A Vrykolakas would go to houses and eat their food, and people there would recognize his voice. In the Adriatic and Aegean regions, the Vrykolakas travelled at night and knocked upon doors, calling out the name of someone inside. If that person responded, he died.
One tale comes from a rabbinical fable called a Midrash. Lilith was the first wife of Adam. She was cast out of Eden because she refused to assume a subordinate sexual position.
Lilith was transformed into a nocturnal monster who mated with animals and sought out the children of Adam & Eve, killing them vengefully and eating their flesh.
The Draugr of Scandinavia was the actual corpse of the deceased. They tend to kill by crushing the victim to death. They have magical powers, like knowledge of the future, controlling the weather, and shape-shifting. Do we get the vampire turning into a bat from this? Likely.
Norferat of Romania would appear attractive to the opposite sex. That person would slowly lose vitality. They can make husbands of their loved ones impotent. In Africa, the Asanbosam of the Ashanti of Southern Ghana had normal vampires except they had hooks instead of feet and bit the sleeping victim on the thumb.
The Bhuta of India wandered at night animating dead bodies and attacking the living like a ghoul. They had a problem in that they lacked a shadow and could not settle on the earth. Rakshasa, also of India, could appear in human form with animal attributes such as claws, or as an animal with human features.
You can see where they’re going with all these animal connections, right? These creatures had to be of the animal world, not quite human. In the ancient past in the Americas, however, natives believed they evolved from the animal world—they were their brothers.
The Bantu believed that men of evil lived after death and returned to attack the living. It seemed that these revenants were so attracted by the blood that even a few red drops would re-vitalize them.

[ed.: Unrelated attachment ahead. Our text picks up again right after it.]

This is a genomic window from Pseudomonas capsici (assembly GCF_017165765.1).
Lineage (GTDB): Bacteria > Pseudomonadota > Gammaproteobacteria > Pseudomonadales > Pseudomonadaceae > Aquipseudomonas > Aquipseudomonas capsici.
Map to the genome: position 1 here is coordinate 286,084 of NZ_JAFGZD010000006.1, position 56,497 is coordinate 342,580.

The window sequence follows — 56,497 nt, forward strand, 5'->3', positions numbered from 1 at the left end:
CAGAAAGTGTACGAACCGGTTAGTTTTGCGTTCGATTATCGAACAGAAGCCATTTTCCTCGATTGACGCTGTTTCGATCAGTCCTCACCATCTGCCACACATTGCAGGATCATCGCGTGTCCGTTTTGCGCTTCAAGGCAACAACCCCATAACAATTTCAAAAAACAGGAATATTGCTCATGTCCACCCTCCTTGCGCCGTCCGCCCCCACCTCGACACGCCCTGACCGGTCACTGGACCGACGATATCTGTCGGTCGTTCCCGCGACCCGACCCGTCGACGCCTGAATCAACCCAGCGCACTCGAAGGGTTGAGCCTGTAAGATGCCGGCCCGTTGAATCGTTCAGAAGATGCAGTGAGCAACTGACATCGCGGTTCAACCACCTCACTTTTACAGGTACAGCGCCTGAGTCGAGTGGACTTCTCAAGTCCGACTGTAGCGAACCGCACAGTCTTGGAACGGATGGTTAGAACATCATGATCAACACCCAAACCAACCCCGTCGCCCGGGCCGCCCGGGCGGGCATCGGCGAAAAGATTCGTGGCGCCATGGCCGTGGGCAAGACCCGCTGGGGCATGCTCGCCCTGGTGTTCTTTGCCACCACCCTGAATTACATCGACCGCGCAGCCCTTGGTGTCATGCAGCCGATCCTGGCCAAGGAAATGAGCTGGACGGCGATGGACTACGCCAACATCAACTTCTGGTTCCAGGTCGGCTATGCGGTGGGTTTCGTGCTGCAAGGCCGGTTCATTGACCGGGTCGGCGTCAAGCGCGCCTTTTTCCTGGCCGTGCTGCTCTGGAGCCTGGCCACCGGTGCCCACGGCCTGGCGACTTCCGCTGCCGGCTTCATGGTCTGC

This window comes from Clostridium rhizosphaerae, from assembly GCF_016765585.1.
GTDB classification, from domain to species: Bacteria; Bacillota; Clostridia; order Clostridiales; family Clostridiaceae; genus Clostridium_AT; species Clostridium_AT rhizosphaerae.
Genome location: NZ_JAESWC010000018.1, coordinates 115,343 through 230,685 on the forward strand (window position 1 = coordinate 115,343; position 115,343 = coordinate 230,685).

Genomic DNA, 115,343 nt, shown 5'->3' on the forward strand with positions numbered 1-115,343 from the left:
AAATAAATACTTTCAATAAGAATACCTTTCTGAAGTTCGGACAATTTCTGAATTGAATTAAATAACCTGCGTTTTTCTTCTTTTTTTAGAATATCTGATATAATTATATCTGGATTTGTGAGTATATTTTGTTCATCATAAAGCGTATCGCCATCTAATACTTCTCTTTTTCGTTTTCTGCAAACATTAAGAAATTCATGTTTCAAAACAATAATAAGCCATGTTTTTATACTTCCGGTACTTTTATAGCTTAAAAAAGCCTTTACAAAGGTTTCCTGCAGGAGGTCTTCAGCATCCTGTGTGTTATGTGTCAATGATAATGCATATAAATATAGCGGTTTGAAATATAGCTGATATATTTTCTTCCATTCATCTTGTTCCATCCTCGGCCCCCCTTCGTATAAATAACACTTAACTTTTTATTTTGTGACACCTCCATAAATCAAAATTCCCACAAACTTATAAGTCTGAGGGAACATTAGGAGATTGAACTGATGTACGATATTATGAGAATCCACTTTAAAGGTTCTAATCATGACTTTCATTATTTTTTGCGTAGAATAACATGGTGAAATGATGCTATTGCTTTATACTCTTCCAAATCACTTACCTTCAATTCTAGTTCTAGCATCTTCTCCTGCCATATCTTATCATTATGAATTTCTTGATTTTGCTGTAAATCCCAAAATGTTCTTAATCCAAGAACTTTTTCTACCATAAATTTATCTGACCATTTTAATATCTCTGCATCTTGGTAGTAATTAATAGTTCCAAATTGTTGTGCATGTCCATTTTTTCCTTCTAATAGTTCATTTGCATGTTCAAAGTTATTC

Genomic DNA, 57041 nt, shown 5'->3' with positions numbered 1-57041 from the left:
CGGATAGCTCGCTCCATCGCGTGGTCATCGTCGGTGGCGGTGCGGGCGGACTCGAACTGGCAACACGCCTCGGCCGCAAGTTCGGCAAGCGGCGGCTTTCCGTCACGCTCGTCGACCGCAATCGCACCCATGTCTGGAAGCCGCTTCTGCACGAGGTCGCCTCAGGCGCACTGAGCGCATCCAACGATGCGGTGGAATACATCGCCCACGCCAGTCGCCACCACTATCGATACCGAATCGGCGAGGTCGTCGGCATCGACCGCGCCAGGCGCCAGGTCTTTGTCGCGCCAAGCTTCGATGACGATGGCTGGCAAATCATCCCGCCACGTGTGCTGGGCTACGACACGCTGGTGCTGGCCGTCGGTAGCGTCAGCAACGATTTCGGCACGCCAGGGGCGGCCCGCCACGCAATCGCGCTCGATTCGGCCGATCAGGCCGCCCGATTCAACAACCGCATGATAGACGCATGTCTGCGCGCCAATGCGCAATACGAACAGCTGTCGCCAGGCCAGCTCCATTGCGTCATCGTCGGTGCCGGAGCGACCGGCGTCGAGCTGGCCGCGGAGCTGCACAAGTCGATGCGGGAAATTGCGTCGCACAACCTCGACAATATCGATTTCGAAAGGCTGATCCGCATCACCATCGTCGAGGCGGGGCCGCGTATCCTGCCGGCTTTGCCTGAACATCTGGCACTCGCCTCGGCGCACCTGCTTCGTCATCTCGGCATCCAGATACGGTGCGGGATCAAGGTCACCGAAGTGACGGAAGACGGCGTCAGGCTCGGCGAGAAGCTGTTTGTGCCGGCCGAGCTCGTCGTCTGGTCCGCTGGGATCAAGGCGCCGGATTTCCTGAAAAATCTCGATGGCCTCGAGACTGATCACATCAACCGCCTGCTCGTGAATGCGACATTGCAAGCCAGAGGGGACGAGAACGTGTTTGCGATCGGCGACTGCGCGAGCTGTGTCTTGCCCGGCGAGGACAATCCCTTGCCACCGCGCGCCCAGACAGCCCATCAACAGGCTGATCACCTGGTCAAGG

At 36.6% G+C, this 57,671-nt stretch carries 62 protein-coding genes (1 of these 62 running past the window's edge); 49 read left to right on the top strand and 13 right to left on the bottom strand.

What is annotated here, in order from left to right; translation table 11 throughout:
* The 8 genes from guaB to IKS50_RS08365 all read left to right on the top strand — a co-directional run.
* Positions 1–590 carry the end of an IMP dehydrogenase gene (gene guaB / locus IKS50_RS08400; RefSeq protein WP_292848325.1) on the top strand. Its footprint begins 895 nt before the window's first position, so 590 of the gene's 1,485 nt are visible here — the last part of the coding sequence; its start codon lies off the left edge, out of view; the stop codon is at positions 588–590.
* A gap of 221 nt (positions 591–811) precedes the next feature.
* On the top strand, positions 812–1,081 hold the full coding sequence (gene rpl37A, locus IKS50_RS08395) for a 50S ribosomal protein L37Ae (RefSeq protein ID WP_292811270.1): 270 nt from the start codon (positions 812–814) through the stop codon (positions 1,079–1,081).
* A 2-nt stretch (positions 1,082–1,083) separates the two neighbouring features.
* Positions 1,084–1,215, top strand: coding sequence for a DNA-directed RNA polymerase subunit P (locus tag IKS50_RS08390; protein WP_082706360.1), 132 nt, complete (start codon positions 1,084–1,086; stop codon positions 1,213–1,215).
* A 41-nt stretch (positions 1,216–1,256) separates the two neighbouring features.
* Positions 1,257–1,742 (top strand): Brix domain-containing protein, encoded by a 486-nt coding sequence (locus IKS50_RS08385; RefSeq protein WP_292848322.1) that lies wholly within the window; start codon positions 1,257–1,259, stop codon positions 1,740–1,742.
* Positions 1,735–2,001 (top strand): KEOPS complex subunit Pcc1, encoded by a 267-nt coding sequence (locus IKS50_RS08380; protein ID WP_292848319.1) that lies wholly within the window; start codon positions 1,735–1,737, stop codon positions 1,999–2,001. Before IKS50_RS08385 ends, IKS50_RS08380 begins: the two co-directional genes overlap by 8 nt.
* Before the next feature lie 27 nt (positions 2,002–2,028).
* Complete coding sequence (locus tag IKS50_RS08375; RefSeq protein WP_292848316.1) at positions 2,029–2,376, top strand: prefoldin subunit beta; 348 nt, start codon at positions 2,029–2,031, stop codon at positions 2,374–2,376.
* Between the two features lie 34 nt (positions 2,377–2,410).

So a Bantu would never allow even a spot fallen from a bloody nose or cut to lie uncovered. Should it stain the ground it must be instantly hidden with earth, and if it splotched them, they had to purify themselves with elaborate ceremonies.
How to destroy one
Depending on who you’re dealing with, here’s a short list: impale, behead, drown, cremate (or hold them in a lightning storm until they’re struck), torch them, boil them in vinegar, transfix with a nail, expose to sunlight, exorcism; in Persia, ornamental vases were found showing men fighting against monstrous creatures who tried to drink their blood. Try fighting a vampire in hand to hand combat!
Of course, this is the abbreviated list, and I haven’t matched the deaths to the locations. So I suggest if you meet one and can’t place its accent, have that vinegar ready!
Of course, any vampire you create for your own fictional world might have a variety of traits, and I would not be surprised that anyone of them could be found in a myth somewhere in the world.
For Arabus, he has his soul trapped inside him, which explains why he wants to be with family again. Hence, they recognize his voice when he calls out to be let back in.
See me for more myth (there’s so much more), and for a source list.
Adventures in Death and Romance: Vrykolakas Tales
Think you know vampires?
Arabus Drake emerged from the depths of Greek mythology to turn the legend around. Emerged from the grave in 1503, he spends the following centuries with his soul trapped in a corpse of demonic possession trying to find a place in the world again.
Here, the focus is on romantic involvements and how he settles on a plan to find his forever companionship. Get to know Arabus and you will know what it’s like to be undead.
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Big thanks to Monette for her interesting article. As a writer of Preternatural fantasy, I found it fascinating.
Please do check out her links and if you have any questions or comments for Monette, leave them in the section below.
I’ll be back tomorrow, with another Blogger Series post! Don’t forget it you want to see something specific on this blog, drop me a message.